Teaching kids to cook and sharing your love of cooking with them at every age. Pass down a love of cooking to the next generation!
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Teaching Kids to Cook: Share Your Love of Cooking with Grandkids
Cooking is a fun activity to do together. Teaching kids to cook, sharing your love of cooking and spending quality time perfecting an activity that can have a yummy outcome: Priceless!
Kids appreciate new learning opportunities when they have a stake in the outcome, so make them part of the process. Kids that participate in preparing their food are more likely to try new things, find more foods they love and develop their ability to feed themselves one day. Teaching kids to cook now gives them skills they will use throughout their lives.
Ways to share
Sharing a love of cooking with kids is easy! There are a million ways to have cooking related moments together. Here are just a few:
- Watch TV Cooking shows together, especially those feature Junior chefs and children in the kitchen.
- Decide on a recipe and go grocery shopping for the ingredients.
- Read books about cooking or get them a kid’s cookbook as a gift.
- Tour a restaurant (ask to go behind the scenes – maybe not during rush hour…). Some restaurants give tours. Just ask.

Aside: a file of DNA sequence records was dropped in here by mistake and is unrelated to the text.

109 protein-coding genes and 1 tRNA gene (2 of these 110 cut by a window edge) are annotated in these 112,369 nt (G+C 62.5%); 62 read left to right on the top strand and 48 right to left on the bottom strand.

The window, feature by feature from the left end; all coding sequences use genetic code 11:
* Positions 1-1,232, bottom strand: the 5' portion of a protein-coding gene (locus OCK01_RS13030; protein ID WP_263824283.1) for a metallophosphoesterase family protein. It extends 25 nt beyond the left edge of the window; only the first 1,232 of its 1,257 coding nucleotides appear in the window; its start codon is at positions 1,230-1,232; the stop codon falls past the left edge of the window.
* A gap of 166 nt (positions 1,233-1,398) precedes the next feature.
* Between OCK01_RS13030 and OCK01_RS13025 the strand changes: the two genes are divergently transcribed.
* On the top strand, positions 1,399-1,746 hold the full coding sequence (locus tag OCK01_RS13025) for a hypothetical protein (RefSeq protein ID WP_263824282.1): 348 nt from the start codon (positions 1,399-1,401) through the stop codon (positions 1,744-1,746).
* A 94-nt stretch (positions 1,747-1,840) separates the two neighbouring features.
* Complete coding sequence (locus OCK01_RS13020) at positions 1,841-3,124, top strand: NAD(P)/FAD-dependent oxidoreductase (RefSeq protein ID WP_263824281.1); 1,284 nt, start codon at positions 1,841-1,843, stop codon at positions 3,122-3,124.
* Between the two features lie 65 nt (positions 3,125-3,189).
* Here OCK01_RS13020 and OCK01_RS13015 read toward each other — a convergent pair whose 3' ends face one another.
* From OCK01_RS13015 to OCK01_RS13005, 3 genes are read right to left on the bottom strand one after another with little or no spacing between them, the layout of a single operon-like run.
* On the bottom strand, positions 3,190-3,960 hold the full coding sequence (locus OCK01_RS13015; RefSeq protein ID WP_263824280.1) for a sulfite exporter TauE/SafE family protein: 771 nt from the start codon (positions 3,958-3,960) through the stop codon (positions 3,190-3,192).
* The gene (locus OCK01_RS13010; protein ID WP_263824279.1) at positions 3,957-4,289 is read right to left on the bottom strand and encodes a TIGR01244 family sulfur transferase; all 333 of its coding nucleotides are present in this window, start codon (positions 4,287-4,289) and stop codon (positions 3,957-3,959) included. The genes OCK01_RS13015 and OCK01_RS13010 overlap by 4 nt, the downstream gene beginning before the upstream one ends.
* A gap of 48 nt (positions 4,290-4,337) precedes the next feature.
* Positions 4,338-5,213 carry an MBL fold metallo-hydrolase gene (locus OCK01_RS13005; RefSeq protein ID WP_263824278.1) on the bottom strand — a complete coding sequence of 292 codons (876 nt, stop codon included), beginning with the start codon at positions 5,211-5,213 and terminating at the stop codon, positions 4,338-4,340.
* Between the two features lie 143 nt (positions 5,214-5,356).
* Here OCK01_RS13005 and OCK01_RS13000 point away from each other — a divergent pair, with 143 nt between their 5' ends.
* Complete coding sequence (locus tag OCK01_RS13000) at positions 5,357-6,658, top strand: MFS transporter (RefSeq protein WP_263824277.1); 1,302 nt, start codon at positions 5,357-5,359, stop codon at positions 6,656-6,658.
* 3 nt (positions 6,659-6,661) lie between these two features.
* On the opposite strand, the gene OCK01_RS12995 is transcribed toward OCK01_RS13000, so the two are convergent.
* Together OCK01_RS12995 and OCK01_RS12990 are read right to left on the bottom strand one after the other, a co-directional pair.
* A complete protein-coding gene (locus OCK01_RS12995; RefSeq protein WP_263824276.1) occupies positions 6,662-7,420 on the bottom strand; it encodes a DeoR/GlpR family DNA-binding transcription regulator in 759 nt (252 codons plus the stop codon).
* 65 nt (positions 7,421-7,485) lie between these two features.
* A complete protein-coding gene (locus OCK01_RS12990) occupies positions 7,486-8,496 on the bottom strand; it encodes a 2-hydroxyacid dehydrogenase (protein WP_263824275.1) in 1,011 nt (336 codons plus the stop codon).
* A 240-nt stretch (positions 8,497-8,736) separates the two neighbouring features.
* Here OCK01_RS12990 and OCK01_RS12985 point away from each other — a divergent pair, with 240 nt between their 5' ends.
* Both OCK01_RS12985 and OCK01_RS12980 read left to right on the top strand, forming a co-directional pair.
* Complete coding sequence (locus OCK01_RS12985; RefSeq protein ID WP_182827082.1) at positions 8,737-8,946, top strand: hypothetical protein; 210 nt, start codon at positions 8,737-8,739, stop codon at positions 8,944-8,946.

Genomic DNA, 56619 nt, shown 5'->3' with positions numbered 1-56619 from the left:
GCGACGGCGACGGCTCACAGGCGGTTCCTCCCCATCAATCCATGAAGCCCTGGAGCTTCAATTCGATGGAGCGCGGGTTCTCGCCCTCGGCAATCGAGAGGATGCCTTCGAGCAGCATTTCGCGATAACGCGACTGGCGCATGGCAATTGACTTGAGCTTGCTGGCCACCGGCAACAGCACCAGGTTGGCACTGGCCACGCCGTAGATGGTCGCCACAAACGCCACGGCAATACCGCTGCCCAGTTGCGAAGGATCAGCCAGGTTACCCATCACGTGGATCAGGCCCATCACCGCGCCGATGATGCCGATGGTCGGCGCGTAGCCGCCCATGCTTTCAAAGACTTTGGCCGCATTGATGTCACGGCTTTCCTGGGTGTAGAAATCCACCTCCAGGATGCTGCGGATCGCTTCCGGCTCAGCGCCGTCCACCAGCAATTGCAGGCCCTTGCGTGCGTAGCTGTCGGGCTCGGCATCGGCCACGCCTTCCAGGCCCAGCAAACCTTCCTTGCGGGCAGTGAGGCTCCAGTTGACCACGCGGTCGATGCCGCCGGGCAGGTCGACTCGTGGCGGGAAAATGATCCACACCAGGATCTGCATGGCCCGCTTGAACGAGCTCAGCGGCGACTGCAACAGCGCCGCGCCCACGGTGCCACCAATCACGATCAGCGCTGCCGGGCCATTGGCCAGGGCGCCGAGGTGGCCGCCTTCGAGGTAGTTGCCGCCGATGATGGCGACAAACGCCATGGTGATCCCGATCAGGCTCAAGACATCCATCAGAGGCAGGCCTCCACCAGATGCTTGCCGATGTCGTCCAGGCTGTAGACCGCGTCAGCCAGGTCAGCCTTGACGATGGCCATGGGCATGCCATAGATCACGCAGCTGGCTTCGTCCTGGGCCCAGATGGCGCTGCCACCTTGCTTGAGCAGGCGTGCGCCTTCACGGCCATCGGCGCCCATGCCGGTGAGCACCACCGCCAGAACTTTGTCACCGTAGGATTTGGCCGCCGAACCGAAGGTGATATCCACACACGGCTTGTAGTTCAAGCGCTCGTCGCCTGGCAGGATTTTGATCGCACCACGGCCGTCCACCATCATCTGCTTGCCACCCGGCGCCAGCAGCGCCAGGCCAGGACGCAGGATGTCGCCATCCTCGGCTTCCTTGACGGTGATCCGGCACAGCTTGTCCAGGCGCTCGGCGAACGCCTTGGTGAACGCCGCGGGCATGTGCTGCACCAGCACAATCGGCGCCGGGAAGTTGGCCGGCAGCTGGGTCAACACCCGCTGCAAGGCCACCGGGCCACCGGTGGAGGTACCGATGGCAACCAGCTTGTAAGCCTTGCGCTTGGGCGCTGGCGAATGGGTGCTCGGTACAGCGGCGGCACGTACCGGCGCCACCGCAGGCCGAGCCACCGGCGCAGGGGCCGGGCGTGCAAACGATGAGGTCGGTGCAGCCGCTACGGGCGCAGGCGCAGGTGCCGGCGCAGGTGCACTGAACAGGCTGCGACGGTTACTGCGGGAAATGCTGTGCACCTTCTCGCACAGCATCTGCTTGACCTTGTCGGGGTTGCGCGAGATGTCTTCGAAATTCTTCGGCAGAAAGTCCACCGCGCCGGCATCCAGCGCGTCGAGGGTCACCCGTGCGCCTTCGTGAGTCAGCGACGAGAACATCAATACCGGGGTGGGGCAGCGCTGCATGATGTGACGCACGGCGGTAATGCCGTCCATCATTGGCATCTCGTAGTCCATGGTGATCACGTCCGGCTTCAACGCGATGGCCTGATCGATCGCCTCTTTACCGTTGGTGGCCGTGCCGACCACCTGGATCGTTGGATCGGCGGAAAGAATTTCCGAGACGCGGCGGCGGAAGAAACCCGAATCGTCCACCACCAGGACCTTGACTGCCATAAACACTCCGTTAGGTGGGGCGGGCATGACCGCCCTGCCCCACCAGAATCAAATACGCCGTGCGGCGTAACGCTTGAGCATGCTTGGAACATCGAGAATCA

- Talk about your favorite foods and how they are made.
- Make holiday treats like Christmas cookies or Whipped Cream Salad.
- Take a cooking class together. Many grocery stores hold classes for kids. Instead of getting stuff, this would be a great experience gift.
- Go to a restaurant where they cook the food at your table.
- Use a ready-to-go, teaching kids to cook program like Kidstir.
Teaching kids to cook: Start Young and Grow
Teach all kids kitchen safety:
There are hazards, dangers and boo-boos just waiting to happen.
Take time to access the dangers and prepare ahead to make your kitchen safe, make kids aware of the rules, and use precautions when necessary.
- Wash your hands before cooking and after using the restroom or wiping your nose.
- Warn of the dangers and precautions with heat. The stove, boiling water, pans.
- Be aware of hazards like sharp knives, cleaning products and the burn of spices like red pepper flakes and jalapenos.
- Don’t climb on the counters. Use a sturdy step stool to reach higher places.
- Wipe up spills, especially on the floor.
- Tie back long hair to avoid getting it in the food.
- Anything else I haven’t thought of but little kids would surely find.
Teaching kids to cook: recommendations by age
The age recommendations given here are suggestions only. Please consider the capabilities of the child. Not every child is ready at the suggested age and others may be able to handle more difficult skills at an earlier age. Use your best judgment to determine the tasks you assign based on the individual child’s level of ability.
Related: The Benefits of Cooking with Kids
When they’re little – 3 and under
Children this age will probably make a mess, but that’s half the fun. Give them a chance and watch them smile. Showing them something new, giving them some unfamiliar gadgets to play with, talking and spending time together are the things that count! Let them make a mess. It will all wash off and it’s worth the effort.
- Play kitchen and food. Have them prepare something for you. Pretend.
- Arrange, stack and put items into measuring cups and plastic bowl as you cook.